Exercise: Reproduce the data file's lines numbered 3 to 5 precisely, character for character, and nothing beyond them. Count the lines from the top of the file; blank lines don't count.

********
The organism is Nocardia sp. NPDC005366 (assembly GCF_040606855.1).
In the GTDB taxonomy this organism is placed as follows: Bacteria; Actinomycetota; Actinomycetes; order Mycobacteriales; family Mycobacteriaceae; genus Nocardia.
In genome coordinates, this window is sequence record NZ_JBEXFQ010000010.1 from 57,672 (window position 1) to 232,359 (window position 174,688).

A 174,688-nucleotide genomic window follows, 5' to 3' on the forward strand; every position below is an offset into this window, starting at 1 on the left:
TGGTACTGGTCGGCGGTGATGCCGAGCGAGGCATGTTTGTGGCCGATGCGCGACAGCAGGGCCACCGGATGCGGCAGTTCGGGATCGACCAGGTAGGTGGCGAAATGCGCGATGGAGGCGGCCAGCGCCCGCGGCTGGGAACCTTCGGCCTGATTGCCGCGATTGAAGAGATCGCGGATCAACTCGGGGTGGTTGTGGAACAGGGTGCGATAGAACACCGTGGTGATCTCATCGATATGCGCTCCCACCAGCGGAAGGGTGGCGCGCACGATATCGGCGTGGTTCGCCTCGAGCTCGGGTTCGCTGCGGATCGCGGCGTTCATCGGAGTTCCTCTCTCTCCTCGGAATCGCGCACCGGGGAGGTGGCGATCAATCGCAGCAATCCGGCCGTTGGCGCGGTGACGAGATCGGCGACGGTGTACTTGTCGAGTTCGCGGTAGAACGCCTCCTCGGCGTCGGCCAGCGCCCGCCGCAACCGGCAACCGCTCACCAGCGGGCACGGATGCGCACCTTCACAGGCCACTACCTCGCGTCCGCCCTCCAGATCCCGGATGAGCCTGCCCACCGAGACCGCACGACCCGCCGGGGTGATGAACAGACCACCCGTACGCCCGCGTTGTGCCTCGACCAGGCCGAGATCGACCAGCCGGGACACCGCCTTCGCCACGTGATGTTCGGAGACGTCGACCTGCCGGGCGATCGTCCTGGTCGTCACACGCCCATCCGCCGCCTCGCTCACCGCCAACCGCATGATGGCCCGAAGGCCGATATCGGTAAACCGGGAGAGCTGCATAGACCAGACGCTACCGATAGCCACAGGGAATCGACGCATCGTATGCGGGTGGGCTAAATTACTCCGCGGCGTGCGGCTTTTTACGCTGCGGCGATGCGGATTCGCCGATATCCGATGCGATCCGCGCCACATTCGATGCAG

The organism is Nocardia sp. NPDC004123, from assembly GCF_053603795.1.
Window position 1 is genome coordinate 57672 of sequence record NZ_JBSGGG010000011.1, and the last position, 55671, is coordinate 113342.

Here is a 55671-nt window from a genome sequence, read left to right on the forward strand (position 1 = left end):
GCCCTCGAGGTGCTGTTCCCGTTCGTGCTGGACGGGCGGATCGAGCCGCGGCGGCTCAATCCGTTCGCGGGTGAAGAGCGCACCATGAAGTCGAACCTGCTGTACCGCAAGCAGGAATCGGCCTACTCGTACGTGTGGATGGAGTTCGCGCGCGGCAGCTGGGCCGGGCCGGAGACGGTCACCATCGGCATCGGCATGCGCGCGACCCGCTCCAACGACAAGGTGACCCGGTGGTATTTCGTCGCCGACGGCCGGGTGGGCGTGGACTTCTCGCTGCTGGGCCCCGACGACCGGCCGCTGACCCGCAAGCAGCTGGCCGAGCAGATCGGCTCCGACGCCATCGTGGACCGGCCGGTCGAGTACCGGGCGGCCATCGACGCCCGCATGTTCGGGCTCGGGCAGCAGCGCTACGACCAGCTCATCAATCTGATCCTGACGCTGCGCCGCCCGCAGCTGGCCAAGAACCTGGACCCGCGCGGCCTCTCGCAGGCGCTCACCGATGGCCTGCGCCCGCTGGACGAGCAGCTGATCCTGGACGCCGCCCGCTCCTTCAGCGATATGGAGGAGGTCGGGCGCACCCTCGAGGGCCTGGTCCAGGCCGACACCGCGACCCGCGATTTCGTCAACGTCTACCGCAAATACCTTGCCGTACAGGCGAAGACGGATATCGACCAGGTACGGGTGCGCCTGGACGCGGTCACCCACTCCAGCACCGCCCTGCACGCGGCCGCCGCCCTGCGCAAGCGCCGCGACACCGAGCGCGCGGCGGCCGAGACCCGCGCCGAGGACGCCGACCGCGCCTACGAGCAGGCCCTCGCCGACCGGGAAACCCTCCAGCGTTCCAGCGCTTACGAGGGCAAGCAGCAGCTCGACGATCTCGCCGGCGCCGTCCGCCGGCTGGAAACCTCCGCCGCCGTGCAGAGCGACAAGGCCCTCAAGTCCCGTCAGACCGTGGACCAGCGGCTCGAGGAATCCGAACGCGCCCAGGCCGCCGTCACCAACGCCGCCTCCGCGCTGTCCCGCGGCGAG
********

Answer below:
In genome coordinates, this window is sequence record NZ_JBEXFQ010000010.1 from 57,672 (window position 1) to 232,359 (window position 174,688).

A 174,688-nucleotide genomic window follows, 5' to 3' on the forward strand; every position below is an offset into this window, starting at 1 on the left:
TGGTACTGGTCGGCGGTGATGCCGAGCGAGGCATGTTTGTGGCCGATGCGCGACAGCAGGGCCACCGGATGCGGCAGTTCGGGATCGACCAGGTAGGTGGCGAAATGCGCGATGGAGGCGGCCAGCGCCCGCGGCTGGGAACCTTCGGCCTGATTGCCGCGATTGAAGAGATCGCGGATCAACTCGGGGTGGTTGTGGAACAGGGTGCGATAGAACACCGTGGTGATCTCATCGATATGCGCTCCCACCAGCGGAAGGGTGGCGCGCACGATATCGGCGTGGTTCGCCTCGAGCTCGGGTTCGCTGCGGATCGCGGCGTTCATCGGAGTTCCTCTCTCTCCTCGGAATCGCGCACCGGGGAGGTGGCGATCAATCGCAGCAATCCGGCCGTTGGCGCGGTGACGAGATCGGCGACGGTGTACTTGTCGAGTTCGCGGTAGAACGCCTCCTCGGCGTCGGCCAGCGCCCGCCGCAACCGGCAACCGCTCACCAGCGGGCACGGATGCGCACCTTCACAGGCCACTACCTCGCGTCCGCCCTCCAGATCCCGGATGAGCCTGCCCACCGAGACCGCACGACCCGCCGGGGTGATGAACAGACCACCCGTACGCCCGCGTTGTGCCTCGACCAGGCCGAGATCGACCAGCCGGGACACCGCCTTCGCCACGTGATGTTCGGAGACGTCGACCTGCCGGGCGATCGTCCTGGTCGTCACACGCCCATCCGCCGCCTCGCTCACCGCCAACCGCATGATGGCCCGAAGGCCGATATCGGTAAACCGGGAGAGCTGCATAGACCAGACGCTACCGATAGCCACAGGGAATCGACGCATCGTATGCGGGTGGGCTAAATTACTCCGCGGCGTGCGGCTTTTTACGCTGCGGCGATGCGGATTCGCCGATATCCGATGCGATCCGCGCCACATTCGATGCAG